Despite Poor Rankings, Report Finds Georgia Making Strides In Care For Mothers, Babies

As of 2017, Georgia ranked 5th highest in the nation for preterm birth rates.
As of 2017, Georgia ranked 5th highest in the nation for preterm birth rates.
Credit M. Spencer Green / Associated Press file

Georgia continues to rank among the states with the highest rates of maternal mortality, low birth rate, preterm birth and infant mortality.

The findings are part of a report released Thursday by Healthy Mothers, Healthy Babies Coalition of Georgia.

Amber Mack is a research and policy analyst for the group. She notes that black women have a much greater chance of dying as a result of pregnancy.

She says this is partly because they are at a higher risk of having a medical condition that could lead to complications.

“There’s also a social factor that a lot of people may sometimes feel uncomfortable in discussing or addressing,” said Mack. “So when we look at environmental racism, when we look at African American communities versus white communities. Who has access to high-quality care?”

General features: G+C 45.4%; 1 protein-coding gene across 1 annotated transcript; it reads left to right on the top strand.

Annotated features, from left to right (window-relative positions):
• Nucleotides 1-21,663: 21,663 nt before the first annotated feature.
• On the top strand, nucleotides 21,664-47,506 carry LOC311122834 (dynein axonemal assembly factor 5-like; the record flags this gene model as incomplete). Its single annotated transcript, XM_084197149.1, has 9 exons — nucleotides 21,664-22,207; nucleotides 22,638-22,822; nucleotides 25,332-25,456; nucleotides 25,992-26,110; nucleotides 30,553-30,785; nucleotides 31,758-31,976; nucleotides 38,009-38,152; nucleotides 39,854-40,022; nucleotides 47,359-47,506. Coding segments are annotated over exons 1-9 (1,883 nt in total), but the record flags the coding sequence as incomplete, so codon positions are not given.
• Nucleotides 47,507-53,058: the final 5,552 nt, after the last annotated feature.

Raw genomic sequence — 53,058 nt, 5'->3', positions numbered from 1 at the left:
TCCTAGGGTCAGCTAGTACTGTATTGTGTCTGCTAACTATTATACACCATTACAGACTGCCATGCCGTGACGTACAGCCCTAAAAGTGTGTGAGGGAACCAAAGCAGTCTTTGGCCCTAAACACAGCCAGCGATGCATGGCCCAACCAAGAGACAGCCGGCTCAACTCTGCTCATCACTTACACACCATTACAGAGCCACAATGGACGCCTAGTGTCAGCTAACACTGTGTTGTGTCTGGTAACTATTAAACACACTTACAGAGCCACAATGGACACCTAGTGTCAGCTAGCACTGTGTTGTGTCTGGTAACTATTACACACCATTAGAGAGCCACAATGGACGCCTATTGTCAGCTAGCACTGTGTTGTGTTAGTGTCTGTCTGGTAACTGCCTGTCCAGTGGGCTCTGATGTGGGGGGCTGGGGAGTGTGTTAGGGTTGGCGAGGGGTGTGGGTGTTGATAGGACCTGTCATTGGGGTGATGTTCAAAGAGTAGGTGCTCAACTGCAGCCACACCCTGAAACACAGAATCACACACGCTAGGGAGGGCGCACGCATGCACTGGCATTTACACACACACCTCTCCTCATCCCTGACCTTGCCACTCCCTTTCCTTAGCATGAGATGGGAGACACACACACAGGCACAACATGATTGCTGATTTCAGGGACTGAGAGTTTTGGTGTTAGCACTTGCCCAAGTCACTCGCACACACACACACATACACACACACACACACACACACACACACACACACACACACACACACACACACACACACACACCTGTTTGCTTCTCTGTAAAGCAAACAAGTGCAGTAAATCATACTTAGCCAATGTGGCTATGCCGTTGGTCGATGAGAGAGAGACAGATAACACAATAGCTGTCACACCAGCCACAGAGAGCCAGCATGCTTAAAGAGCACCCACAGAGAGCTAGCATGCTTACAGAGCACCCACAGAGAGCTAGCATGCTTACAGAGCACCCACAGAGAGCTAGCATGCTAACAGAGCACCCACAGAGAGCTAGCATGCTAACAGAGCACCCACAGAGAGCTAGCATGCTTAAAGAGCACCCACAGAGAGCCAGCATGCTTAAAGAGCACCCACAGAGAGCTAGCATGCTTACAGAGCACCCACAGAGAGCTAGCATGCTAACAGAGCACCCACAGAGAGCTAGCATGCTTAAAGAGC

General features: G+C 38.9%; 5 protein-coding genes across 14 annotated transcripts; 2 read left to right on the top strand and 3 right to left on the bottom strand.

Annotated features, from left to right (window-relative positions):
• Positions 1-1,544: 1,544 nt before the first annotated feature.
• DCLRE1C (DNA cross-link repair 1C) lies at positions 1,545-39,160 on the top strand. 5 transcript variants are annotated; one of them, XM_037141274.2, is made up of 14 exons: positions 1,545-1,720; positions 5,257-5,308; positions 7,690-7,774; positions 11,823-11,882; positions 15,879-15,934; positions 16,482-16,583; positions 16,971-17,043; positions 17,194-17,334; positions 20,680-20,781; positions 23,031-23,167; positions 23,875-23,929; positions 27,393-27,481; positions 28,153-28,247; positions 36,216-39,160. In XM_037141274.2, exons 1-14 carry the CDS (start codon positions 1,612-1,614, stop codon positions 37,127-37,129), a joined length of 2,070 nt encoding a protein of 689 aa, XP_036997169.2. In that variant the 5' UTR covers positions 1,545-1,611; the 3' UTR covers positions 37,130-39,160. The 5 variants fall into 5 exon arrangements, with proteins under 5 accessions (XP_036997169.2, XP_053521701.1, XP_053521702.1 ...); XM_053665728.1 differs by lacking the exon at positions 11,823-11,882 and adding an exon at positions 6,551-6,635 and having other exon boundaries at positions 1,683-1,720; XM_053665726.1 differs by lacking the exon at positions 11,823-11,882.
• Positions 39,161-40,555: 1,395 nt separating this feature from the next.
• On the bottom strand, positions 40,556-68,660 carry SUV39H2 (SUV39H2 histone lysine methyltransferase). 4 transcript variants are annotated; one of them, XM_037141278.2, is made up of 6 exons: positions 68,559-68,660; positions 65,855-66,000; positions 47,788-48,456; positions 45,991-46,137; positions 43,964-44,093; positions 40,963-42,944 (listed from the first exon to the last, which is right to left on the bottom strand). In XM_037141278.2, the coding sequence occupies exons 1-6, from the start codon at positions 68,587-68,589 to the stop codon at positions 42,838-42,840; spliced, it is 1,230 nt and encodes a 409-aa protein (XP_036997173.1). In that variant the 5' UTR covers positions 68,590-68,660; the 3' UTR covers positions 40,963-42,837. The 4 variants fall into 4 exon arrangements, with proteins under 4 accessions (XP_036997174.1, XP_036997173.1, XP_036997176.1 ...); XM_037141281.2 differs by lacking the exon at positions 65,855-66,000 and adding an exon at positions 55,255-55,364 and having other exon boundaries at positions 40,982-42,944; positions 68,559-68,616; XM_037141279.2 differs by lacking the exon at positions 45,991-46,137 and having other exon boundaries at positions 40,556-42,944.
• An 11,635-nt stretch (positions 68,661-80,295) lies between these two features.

The cases of neonatal abstinence syndrome tripled between 2010 and 2015, coinciding with the nation’s opioid crisis.

“Georgia’s not necessarily unique in terms our increase. But we are unique in that fact that the Department of Public Health does track this. So we’re able to surveil this, which is why we’re able to obtain the data around it,” said Mack.

Despite the low rankings in several key categories, Healthy Mothers, Healthy Babies Coalition of Georgia executive director Elise Blasingame does see progress being made.

“The General Assembly has been very good about increasing the amount of funding, specifically for maternal health and infant screenings in the past session. With the proposed budget cuts, we may see some of that change. We hope that the General Assembly will continue to prioritize that.”

Blasingame says one of the main things they’ll be advocating for in the next legislative session is extending medicaid for the postpartum period.

“Instead of Medicaid ending at 60 days after birth, having a full year of care so that they can get into subsequent cardiovascular appointments, maternal mental health appointments. Making sure they get that care so that we can prevent some of these fatalities.”


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